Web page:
NEW YORK (WCBS 880) — New Yorkers on Wednesday began turning up at the consulate general of the Bahamas in Midtown to donate to those affected by Hurricane Dorian.
Lawrence Cartwright, the consul general of the Bahamas, says the scope of Dorian’s impact is still an unknown because the communication system is down in several spots and the help is greatly needed.
“We know everything at the place is devastated,” he told WCBS 880’s Mike Smeltz.
Locals showed up to donate clothing, water, food and other goods to help the victims of the hurricane while native Bahamians walked in to see if the consulate could connect them with their families to find out if they are alright.
“They need everything from water to houses,” Cartwright notes.
Hygiene kits, battery powered lamps, cots and tents are among some of the most requested items, but the consulate is looking for any and all donations that can be dropped off at their building on East 46th between Second and Third avenues.
Meanwhile, New York City has begun to send personnel to the southeastern United States to help with the response to Hurricane Dorian.
"We have sent New York Task Force One down into the southern states. Right now, they are staged in Florida, awaiting assignment," Emergency Management Commissioner Deanne Criswell said Wednesday.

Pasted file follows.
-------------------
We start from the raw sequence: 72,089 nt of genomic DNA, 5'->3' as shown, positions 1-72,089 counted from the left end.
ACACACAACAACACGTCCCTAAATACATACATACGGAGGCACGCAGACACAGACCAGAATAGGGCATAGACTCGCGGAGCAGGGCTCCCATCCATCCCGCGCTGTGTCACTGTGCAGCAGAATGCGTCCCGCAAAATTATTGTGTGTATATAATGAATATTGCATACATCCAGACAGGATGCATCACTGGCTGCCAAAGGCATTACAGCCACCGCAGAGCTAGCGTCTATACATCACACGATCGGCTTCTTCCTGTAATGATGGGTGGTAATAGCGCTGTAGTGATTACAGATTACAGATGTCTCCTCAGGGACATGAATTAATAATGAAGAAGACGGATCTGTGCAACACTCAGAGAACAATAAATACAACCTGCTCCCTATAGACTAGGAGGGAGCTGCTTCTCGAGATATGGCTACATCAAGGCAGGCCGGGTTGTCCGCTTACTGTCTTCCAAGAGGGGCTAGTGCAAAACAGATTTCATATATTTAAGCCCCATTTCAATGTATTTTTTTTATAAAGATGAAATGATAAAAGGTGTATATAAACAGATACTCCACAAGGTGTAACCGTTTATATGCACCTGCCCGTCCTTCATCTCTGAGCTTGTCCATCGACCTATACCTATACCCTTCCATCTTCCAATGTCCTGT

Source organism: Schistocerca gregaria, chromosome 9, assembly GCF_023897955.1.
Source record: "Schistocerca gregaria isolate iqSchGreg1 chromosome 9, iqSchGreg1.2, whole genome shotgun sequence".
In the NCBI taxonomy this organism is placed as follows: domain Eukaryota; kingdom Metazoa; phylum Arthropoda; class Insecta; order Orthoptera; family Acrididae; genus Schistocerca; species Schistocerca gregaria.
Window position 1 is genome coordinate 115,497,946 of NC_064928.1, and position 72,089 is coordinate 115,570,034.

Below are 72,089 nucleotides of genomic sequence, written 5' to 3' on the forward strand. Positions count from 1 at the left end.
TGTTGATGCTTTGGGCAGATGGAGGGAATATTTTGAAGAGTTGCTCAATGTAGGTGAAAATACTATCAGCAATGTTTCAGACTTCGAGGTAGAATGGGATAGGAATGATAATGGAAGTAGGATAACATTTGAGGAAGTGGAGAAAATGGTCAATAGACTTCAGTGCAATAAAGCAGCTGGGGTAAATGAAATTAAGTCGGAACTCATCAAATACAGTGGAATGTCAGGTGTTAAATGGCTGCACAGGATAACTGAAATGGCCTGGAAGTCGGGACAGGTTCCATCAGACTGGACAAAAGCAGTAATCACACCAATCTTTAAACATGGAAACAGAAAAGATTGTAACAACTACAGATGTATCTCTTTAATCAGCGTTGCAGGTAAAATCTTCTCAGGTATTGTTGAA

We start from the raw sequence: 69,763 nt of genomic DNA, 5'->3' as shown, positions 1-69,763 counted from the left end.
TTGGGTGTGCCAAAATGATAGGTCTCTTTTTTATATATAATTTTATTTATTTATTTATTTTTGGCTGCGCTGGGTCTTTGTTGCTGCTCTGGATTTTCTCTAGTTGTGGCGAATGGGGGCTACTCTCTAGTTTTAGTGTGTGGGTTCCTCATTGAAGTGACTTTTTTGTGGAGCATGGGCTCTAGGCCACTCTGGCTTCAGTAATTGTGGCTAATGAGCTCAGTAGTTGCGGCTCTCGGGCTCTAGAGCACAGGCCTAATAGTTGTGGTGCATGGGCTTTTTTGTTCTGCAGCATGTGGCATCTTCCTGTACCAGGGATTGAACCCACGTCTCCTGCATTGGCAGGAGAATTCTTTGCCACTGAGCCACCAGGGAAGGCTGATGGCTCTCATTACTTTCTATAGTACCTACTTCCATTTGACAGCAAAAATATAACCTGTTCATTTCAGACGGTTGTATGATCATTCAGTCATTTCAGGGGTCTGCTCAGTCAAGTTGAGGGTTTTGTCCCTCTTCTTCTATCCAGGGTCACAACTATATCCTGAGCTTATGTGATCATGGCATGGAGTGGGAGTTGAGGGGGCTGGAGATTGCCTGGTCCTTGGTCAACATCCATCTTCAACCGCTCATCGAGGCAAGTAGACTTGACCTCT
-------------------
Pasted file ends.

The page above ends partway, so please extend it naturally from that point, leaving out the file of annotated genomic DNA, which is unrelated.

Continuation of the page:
The team will be moved once it's determined where they're needed most.
The Red Cross is also pitching in, sending hundreds of volunteers down south to operate shelters, deliver food and provide mental health support.
Thomas Von Essen, the FEMA regional administrator and former FDNY commissioner, says the impact of Dorian should serve as a reminder for every family to have a disaster plan in place.
"It's just sitting down with your family and thinking: What would we do if we have a fire? What would we do if we have a flood? What would we do if we had no electricity for 3 days?'" Von Essen said. "Do we have food? Do we have supplies? Will we be able to get out of our building?"
Seven years after Sandy, he says it's easy to become complacent.
Meanwhile, just days after sending resources to Florida, Gov. Andrew Cuomo on Wednesday also deployed 34 water rescue personnel to North Carolina to assist in the response to Hurricane Dorian, which is expected to come ashore early Friday morning.
"New York understands all too well the destruction that extreme weather can cause, and we will always step up to help our fellow states in times of need," Governor Cuomo said. "We have some of the best emergency response personnel and resources in the country and I'm confident this highly trained water rescue team will be a huge help to North Carolina's response and recovery efforts."
Dorian is moving parallel to the Florida coast with winds of 115 miles per hour.